Following on from my last article exploring ‘percentage of spend’, I now turn my attention to ‘performance based’ agency models.

In essence, any paid search program should be performance based i.e. the agency and client should agree the strategy, objectives and KPIs, of which the agency will then be measured against.

The distinction in this instance is when the remuneration of the agency is directly linked to the financial performance of the paid search campaign.

Overview

From experience, the most common performance metric is revenue. The agency earns a percentage on each sale they generate from the paid search campaign. So for example, the agency generates £10,000 in revenue during a calendar month.

They are paid 15% on that revenue, making the fee £1,500.

As an aside, I have heard of situations where the agency doesn’t just buy the media but actually pays for it.  Effectively, they work as an affiliate, ‘owning’ the account with little client input. I’ve never heard of an instance where this model has proved successful (although I am happy to be corrected!)

Therefore, for the purposes of this article, let’s assume the client is paying for their own media.

Is this model right for me? Start by working the numbers…

If you hire an agency to manage your paid search campaign, it goes without saying that you will be paying for their time in some form (hey, we have to make a living!)

With percentage of spend and fixed fee models, the math is pretty straightforward. However, with a revenue based performance model, there is a little more to think about.

The direct link between the revenue generated from the campaign and the cheque you hand over to the agency at the end of the month makes working out how much can you afford to ‘give away’ to generate a sale absolutely essential.

With this in mind, the metrics to hone in on are:

  • Sales volume (the average number of transactions on a monthly basis).
  • Average order value (AOV).
  • Margin.
  • Agency effort (the amount of time actually required to manage the campaign).

A performance based model may not be suitable if:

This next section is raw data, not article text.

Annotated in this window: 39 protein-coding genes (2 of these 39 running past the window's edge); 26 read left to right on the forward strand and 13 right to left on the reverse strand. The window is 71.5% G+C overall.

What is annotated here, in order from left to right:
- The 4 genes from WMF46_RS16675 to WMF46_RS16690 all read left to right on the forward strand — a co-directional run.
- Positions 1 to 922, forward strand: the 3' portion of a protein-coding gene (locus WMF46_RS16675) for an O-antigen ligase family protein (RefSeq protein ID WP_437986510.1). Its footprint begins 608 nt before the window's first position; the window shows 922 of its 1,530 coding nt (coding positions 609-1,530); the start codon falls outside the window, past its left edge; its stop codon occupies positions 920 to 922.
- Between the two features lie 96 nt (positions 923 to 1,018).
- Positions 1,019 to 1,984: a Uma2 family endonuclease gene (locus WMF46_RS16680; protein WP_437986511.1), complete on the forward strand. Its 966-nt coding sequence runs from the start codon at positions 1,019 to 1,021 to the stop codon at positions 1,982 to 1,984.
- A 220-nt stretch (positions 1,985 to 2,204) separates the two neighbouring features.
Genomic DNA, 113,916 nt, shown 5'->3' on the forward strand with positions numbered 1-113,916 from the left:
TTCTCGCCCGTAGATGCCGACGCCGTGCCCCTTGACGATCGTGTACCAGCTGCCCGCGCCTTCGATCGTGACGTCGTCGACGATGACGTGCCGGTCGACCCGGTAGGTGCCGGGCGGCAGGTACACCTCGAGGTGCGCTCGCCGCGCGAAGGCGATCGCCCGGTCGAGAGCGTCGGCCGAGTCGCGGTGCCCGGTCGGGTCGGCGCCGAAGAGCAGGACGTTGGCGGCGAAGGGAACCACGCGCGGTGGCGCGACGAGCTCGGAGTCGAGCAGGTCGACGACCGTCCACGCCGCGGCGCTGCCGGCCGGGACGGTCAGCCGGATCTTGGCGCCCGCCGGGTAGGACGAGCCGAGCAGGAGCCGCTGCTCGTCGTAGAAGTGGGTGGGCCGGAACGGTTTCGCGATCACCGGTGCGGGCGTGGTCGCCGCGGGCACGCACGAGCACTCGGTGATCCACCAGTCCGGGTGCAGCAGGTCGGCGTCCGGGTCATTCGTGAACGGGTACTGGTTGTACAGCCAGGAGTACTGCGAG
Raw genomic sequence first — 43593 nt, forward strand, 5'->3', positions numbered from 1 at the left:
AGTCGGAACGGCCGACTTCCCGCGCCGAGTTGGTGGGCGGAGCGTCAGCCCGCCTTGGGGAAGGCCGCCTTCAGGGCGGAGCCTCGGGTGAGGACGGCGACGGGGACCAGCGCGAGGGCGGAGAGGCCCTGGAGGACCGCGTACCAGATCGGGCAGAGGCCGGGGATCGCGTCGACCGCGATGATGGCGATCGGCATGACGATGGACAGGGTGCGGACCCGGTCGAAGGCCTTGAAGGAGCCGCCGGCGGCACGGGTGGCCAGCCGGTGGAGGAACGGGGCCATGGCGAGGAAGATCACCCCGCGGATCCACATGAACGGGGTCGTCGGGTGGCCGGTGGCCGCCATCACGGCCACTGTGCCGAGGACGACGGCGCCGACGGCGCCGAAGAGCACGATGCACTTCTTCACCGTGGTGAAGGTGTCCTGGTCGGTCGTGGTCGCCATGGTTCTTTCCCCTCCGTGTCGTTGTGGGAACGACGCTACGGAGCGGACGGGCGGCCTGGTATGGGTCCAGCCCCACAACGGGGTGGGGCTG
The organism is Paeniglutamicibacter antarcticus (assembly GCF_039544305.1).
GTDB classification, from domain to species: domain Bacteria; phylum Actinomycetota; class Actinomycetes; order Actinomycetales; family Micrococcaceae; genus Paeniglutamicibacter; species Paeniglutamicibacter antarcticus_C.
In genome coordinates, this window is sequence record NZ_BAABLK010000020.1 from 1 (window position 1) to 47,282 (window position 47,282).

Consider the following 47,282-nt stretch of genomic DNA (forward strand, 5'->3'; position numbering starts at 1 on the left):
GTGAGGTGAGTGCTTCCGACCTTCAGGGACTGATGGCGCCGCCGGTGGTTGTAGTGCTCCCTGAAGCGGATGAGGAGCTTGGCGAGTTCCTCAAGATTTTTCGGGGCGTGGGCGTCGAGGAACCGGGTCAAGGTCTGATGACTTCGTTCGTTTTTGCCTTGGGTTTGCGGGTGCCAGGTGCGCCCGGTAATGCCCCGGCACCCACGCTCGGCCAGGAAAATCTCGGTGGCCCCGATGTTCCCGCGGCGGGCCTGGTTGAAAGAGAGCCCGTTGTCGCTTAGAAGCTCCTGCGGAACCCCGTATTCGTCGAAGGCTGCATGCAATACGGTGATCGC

• Your transaction volumes are very high.
  • Your AOV is low.
  • Your margin is small.

Let’s use an example to illustrate the point:

Your AOV is £20. The agency drive 10,000 sales in a month, of which you pay 15% in commission on the total revenue (£200,000). The monthly ‘fee’ is therefore £30,000 (nice work if you can get it by the way!)

But, what if your margin is only 20% to begin with? If so, you’ve just given a pretty large chunk of that away.

Another point to consider is the amount of agency effort required to drive those sales. Let’s say the campaign requires 50 hours per month management time. At £100 per hour, you might be looking at around £5,000 per month working to a flat fee model.

Clearly, your profitability will be negatively impacted to a much greater degree by ‘giving away’ £30,000 per month compared to paying for the time actually invested by the agency.

This is both purposely simplistic and extreme but illustrates a key point: you must know your numbers in the first instance (I’m amazed at how many businesses don’t) and then work them… hard.

The agency should be part of this process. Not only does this help assess the viability of the entire model, but will also allow you to negotiate a fair rate of commission should both parties agree pay-on-performance is the most appropriate way forward.

Other things to look out for

Some of the considerations raised in my last post are also relevant to pay on performance models (see the comments around set up fees, ‘set it and forget it’ and brand term bidding). However there are also some other considerations specific to pay on performance that come to mind, as follows:

Attribution

In almost any sector, but especially retail, consumers use multiple channels to research, compare and ultimately make their purchase.

Therefore, for a pay on performance model to be fair to both parties, the following needs to be in place:

  1. An agreed attribution model. For example, if somebody visits your site initially via an organic listing but converts on a paid search ad, who gets the sale? In turn, do you pay the agency commission on this? Or do you pay part-commission?
  2. Appropriate tools and processes to track the above… with as much accuracy as possible.